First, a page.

Welcome to a preview of the cabinet of curiosities museum that will accompany THE TRUTH: A TRAGEDY. Enjoy these salient exhibits about John Hopkins (Cynthia’s father), which were personally selected for your viewing delectation by the great performer herself. Many more artefacts will be on display when the museum debuts at 46 Walker Street and so please peruse the gallery at your convenience.
Please Note: The original musical comedy Onions! – Book by John Hopkins (for which he received the Best Writer Award displayed here), Music by Larry Robertson, Directed by Pam Palmer – was given its premiere and only performance by 10, 11, and 12 year-old students, at the Pike School in 1980.
* * *
2. Space People
An original work by John Goodwin Hopkins, composed of ink on paper (mended frame by Tom Fruin).
* * *
3. This Cabinet Contains Medications Prescribed to John Hopkins, to Alleviate Symptoms of Parkinson’s Disease (* Please Look Behind the Mirror for More Information on Parkinson’s Disease and the Medications and Surgeries Used to Treat its Symptoms *)
3a. Parkinson’s Disease
Parkinson’s Disease is a neurodegenerative disorder which causes a gradual loss of motor function. Named after the British physician James Parkinson, who wrote the first scholarly paper on “the shaking palsy” in 1812, Parkinson’s Disease is a movement disorder whose effects resemble those of related “involuntary movement disorders” such as multiple sclerosis, muscular dystrophy, and cerebral palsy. Its symptoms include: general paralysis of movement, a shuffling gate, drooping posture, lack of arm swing, drooling, slurred speech, diminished facial expression or “frozen” features, loss of manual dexterity, loss of small and large motor control, loss of balance, lethargy, fatigue, depression, and sleep disruption. Parkinson’s symptoms arise from the death of cells located deep within the brain, in an area known as the substantia nigra. The cause of this cellular destruction – in other words, the cause of Parkinson’s Disease – is unknown, and there is no cure for the disease. However, there are many drugs and some surgical techniques available to alleviate its symptoms.
3b. Drugs (Used to Treat Parkinson’s Symptoms)
The cells of the substantia nigra (whose destruction results in Parkinson’s Disease) normally produce dopamine, a neurotransmitter which helps control movement. Lack of dopamine is thus one of the causes of motor degeneration in Parkinson’s Disease, and so dopamine replacement is the aim of many drugs prescribed to Parkinson’s sufferers. Dopamine replacement is trickier than you might imagine, due to the body’s complex structures of self-protection. For example, the blood-brain barrier is a protective layer of specialized cells preventing potentially damaging substances – including dopamine – from entering the brain via the bloodstream. Therefore a dose of pure dopamine or “the straight dope” would not help a Parkinson’s patient, as it would be prevented from penetrating the brain, where it is needed. Instead, a drug called Levidopa is prescribed, which enters the brain and is then converted by surviving nerve cells into dopamine. In order to prevent Levidopa from being converted into dopamine before it has a chance to penetrate the blood-brain barrier, an additional drug called Carbidopa is prescribed, which inhibits enzymes in the bloodstream from converting Levidopa into dopamine too soon. Sinemet is a controlled-release combination of Levidopa and Carbidopa. Additional drugs such as Mirapex are prescribed to enhance dopamine production.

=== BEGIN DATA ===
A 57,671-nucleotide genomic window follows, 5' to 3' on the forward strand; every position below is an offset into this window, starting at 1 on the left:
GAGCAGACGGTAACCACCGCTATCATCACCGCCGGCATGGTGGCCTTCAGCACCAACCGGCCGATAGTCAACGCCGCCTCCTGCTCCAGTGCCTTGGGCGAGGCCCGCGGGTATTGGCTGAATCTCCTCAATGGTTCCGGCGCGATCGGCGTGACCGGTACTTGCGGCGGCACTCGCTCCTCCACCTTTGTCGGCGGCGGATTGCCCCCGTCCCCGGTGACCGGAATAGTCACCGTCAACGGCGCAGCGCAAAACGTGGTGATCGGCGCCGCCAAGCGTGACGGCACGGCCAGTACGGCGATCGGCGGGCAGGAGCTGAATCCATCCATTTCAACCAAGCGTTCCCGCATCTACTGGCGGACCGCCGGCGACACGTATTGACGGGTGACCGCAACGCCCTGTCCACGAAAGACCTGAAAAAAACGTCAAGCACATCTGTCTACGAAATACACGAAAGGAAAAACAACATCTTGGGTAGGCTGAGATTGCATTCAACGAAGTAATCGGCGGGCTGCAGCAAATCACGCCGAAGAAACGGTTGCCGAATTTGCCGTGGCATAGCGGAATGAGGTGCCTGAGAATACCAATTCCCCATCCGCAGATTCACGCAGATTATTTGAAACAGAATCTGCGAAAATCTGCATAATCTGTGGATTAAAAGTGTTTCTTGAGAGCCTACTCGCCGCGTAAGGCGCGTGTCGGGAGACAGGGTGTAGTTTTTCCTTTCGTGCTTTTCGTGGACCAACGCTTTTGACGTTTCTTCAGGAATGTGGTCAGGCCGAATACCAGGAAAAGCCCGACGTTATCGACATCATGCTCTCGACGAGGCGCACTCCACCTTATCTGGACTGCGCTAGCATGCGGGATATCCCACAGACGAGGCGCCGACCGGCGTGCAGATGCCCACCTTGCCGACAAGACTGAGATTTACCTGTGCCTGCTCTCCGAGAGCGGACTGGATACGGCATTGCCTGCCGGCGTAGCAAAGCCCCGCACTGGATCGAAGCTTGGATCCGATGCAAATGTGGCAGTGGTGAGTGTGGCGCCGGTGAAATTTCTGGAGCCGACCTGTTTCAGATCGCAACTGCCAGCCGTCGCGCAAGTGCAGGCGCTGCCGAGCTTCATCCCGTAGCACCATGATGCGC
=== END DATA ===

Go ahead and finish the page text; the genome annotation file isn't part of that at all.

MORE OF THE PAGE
3b1. Drug Side Effects
Medications which alleviate Parkinson’s symptoms do so by affecting brain chemistry. As a result, they can also produce side effects in the form of undesirable behavioral changes and psychiatric disturbances such as stomach upset, nausea, dizziness, fatigue, lethargy, orthostatic hypotension, motor fluctuations, odd dance-like writhing, random, wiggly movements known as choreiform dyskinesia, delusional states, false beliefs, paranoia, compulsive gambling, insomnia, confusion, agitation, disorientation, psychosis, vivid dreams, sleep disruption, low blood pressure, swollen ankles, dementia, diarrhea, unexplained malaise, depression, muscle cramps, anxiety, constipation, vivid nightmares, and non-threatening visual hallucinations.
3c. Surgical Options (Used to Treat Parkinson’s Symptoms)
Parkinson’s symptoms arise not only from the destruction of cells in the substantia nigra, but from resulting mis-firings within the larger structure of which it is a part, known as the basal ganglia: an area deep within the brain made up of the substantia nigra, the subthalamic nucleus, the striatum, and the globus pallidus. For example, when the substantia nigra breaks down, the globus pallidus over-compensates with hyper-activity, resulting in an excessive dampening of motor function. Therefore one of the surgeries used to treat Parkinson’s involves damage to the globus pallidus, called a “pallidotomy.” Another surgical option seeks to decrease the hyper-activity of the globus pallidus in another way: by stimulating adjacent areas, tricking the globus pallidus into decreasing its compensatory activity. This surgical option is known as “Deep Brain Stimulation” and involves the insertion of an electrode – a pacemaker-like device – deep within the brain, which is then connected by thin wires implanted just under the scalp, running to a remote-control receiver implanted in the chest, with which neurologists can activate and adjust the level of deep brain stimulation.